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LONDON — When British Airways told scores of customers on Friday that their flights in September had been canceled because of a planned strike by pilots, then hours later told many never mind, travelers’ fury poured out.
The airline received 38,000 calls in the first 24 hours, and the confusion generated 33,000 enraged tweets during the same period. The airline said it had to increase its Twitter customer service teams by 20 percent and add 70 extra staff members to take the calls.
Many customers said they had already made alternative travel plans before being informed that their flight would, in fact, go ahead as planned. Others said when they tried to call to get clarity, they could not get through to the airline’s customer service representatives. So they took to Twitter on Saturday and Sunday to vent.
“Disgraceful service by @British_Airways,” Dean Walton said in one post. “Canceling our holiday, then, after we booked alternative flights, they have now emailed saying the original flight isn’t canceled after all.”
Mr. Walton wrote that he had spent an extra 800 pounds, or about $980, because of the British Airways backtracking.
This was the second time this month that customers turned to social media to vent en masse at the airline. A computer systems failure in early August led to the cancellation or delay of more than 500 flights at Heathrow, Gatwick and London City airports. Long lines formed as airline employees manually checked in passengers.
Last summer, hackers diverted about 500,000 British Airways customers visiting the airline’s website to a fraudulent site, where names, addresses, login information, payment card details, travel bookings and other data were taken, according to the Information Commissioner’s Office, the British agency in charge of reviewing data breaches.
And in 2017, British Airways grappled with a major technical failure that led to the cancellation of hundreds of flights, affecting around 75,000 passengers.
The chaos this time began on Friday, when the British Airline Pilots Association announced that British Airways pilots would go on strike over wage negotiations for three days: Sept. 9, 10, and 27. The union noted that it would be the first pilots’ strike in the 100-year history of British Airways.
Money is at the center of the dispute: The pilots, who are seeking higher salaries, have previously said that they “deserve a small fraction of the profit via, for instance, a profit share scheme.”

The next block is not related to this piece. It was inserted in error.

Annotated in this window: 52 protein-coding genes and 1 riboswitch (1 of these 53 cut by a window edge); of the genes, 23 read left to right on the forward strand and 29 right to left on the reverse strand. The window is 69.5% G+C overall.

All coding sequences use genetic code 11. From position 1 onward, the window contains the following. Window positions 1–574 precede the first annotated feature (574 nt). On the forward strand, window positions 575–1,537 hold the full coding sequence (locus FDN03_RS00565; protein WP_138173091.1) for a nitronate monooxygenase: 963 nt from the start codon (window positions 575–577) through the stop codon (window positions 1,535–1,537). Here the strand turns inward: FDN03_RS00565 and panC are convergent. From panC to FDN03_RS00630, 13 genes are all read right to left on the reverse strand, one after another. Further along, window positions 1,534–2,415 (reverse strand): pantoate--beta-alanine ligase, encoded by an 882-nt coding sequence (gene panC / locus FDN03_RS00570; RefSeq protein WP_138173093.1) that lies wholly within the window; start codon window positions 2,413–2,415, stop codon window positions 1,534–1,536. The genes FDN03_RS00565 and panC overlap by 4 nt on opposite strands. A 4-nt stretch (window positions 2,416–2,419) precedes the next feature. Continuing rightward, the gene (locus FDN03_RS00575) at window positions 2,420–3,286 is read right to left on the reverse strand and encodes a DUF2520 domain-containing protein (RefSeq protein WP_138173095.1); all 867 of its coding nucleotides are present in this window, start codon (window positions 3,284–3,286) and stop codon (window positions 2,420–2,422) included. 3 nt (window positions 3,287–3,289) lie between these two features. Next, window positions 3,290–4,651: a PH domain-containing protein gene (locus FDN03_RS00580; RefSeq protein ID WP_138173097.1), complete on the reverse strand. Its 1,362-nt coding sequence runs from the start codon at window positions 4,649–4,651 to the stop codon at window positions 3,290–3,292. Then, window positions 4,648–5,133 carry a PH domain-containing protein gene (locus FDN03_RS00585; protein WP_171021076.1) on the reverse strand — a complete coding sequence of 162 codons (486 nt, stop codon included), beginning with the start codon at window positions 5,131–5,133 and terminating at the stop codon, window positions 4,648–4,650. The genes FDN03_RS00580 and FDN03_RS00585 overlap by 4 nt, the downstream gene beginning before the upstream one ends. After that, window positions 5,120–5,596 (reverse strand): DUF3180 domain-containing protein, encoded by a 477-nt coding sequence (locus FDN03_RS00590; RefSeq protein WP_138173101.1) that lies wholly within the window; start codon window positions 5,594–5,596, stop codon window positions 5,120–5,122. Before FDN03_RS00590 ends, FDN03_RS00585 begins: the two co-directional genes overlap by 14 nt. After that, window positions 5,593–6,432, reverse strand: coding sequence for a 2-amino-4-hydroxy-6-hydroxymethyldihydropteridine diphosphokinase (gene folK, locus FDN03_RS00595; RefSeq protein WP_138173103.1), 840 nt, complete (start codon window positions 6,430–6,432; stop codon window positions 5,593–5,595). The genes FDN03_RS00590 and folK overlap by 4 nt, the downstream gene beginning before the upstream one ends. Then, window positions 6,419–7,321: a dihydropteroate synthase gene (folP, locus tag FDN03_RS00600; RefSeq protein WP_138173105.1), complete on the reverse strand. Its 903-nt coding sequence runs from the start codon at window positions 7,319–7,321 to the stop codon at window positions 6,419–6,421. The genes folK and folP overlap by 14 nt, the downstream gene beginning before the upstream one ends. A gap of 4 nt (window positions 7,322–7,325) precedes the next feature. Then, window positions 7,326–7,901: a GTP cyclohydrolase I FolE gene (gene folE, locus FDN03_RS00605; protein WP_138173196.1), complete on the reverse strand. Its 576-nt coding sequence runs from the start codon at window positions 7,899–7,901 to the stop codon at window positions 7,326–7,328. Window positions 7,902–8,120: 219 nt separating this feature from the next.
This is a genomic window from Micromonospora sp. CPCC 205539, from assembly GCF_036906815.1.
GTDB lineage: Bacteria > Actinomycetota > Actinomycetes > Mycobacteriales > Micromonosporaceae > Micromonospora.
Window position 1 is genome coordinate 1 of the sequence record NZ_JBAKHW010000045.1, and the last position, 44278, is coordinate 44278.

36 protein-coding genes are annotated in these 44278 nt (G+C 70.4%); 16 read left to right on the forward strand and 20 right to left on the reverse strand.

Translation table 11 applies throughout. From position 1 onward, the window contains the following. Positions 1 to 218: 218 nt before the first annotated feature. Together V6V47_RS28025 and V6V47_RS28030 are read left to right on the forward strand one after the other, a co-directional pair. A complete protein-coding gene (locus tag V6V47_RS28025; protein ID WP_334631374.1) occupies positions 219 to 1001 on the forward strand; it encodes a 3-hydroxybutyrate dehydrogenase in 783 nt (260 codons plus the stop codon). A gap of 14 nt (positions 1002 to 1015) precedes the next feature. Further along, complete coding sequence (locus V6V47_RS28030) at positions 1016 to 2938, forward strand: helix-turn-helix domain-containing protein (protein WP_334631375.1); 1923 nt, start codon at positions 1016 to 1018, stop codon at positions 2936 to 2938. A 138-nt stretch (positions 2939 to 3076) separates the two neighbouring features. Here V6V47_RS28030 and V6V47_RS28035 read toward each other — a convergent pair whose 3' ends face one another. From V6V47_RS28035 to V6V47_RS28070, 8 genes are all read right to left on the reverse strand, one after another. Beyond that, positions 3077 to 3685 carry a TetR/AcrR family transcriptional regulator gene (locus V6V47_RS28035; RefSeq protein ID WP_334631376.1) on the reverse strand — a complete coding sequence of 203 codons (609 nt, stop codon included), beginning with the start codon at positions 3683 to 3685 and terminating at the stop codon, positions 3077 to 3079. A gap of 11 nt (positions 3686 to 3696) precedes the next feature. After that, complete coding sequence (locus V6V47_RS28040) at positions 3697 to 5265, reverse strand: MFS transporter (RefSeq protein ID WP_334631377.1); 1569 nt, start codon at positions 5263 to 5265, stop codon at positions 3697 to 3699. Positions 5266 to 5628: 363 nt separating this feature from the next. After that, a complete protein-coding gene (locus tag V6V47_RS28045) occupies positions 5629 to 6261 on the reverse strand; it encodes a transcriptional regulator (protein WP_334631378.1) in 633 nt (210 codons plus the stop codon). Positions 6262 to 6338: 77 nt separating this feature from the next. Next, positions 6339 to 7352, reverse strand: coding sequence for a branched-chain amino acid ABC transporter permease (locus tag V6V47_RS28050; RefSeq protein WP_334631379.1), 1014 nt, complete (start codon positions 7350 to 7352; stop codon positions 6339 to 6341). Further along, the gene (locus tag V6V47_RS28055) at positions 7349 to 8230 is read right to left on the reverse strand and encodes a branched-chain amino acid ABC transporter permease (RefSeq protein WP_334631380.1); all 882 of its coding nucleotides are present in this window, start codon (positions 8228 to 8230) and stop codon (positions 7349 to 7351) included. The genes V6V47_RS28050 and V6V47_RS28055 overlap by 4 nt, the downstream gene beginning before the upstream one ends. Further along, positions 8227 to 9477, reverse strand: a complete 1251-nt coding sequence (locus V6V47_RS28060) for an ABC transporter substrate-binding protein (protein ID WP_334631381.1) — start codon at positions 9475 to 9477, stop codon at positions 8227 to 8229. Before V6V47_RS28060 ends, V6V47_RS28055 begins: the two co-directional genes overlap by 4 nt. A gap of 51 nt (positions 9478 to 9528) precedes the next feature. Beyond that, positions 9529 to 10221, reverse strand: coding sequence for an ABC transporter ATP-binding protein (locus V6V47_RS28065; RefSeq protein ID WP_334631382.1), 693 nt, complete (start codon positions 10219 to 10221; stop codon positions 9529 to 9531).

The pilots association argued that the airline had rejected all the packages put forward in the negotiations. “In these circumstances, with a 93% vote in favor of taking industrial action, and with no prospect of any further meaningful talks, we have no choice but to call this action,” it said in a statement on Friday.
The association added that the strike would end up costing British Airways more than what the pilots were asking for. “A day of strike action” will cost the carrier around £40 million, it said in a statement, adding that the three days of work stoppage would cost around £120 million, while the gap between their positions is about £5 million.
The airline condemned the announcement, and tried to stop the strike by taking the case to the British High Court and the Court of Appeal, but it lost the case.
The pilots association “is destroying the travel plans of tens of thousands of our customers with this unjustifiable strike action,” the airline said in a statement on Friday, calling the action “completely unacceptable.”
Then it began emailing customers with travel plans around the planned strike days.
Rhys Thomas, 26, a furniture and interior design consultant in London, said in a Twitter message on Sunday that he received an email late Friday saying that his Sept. 8 flight from Houston to London had been canceled. He spent hours on hold with British Airways.
“I ended up hanging up the phone as the engaged tone was driving me mad,” he said.
Then, on Saturday, some customers received another update.
“Dear Customer, following the announcement that the pilots’ union BALPA has issued dates for industrial action, we’ve been reviewing our flight schedule and operation,” the email read.
It added, “We’re pleased to update you that your flight will now be operating as originally planned. We’re sorry for any inconvenience or concern this caused.”
On Sunday, the airline explained in a statement, “We are sorry that some customers received an email in error to say that their flight had been canceled on non-strike days.” It added, “We emailed all those customers within a few hours to clarify that their flight will go ahead as planned.”
On Sunday, Mr. Thomas said he was among those who got a follow-up text and email, with the airline saying it would contact him. But for a while on Sunday, he was still in the dark. “Nightmare,” he said. “I basically have no idea what is happening still!”
Later Sunday, Mr. Thomas said he managed to get through to the airline.
“I was on hold for an hour but finally got through,” he said. “I’m going to fly back one day earlier with the same flight time with BA.”
He said he had asked about compensation and was told he’d have to wait until the flight takes place, but he had put in a formal complaint.
“I booked my flights around six months ago, visiting my friends who work in Houston,” he said. “It’s a shame I have to come back a day earlier.”
A spokeswoman for British Airways said in an email on Sunday, “The vast majority of flights on the days either side of the strike days will operate.”
But the airline was offering customers several options, including keeping the original booking; rebooking flights for a different date or on a different airline; or getting a full refund.
For those traveling on Sept. 8 who have not received the follow-up email, however, she said, it means “their flight is canceled.”
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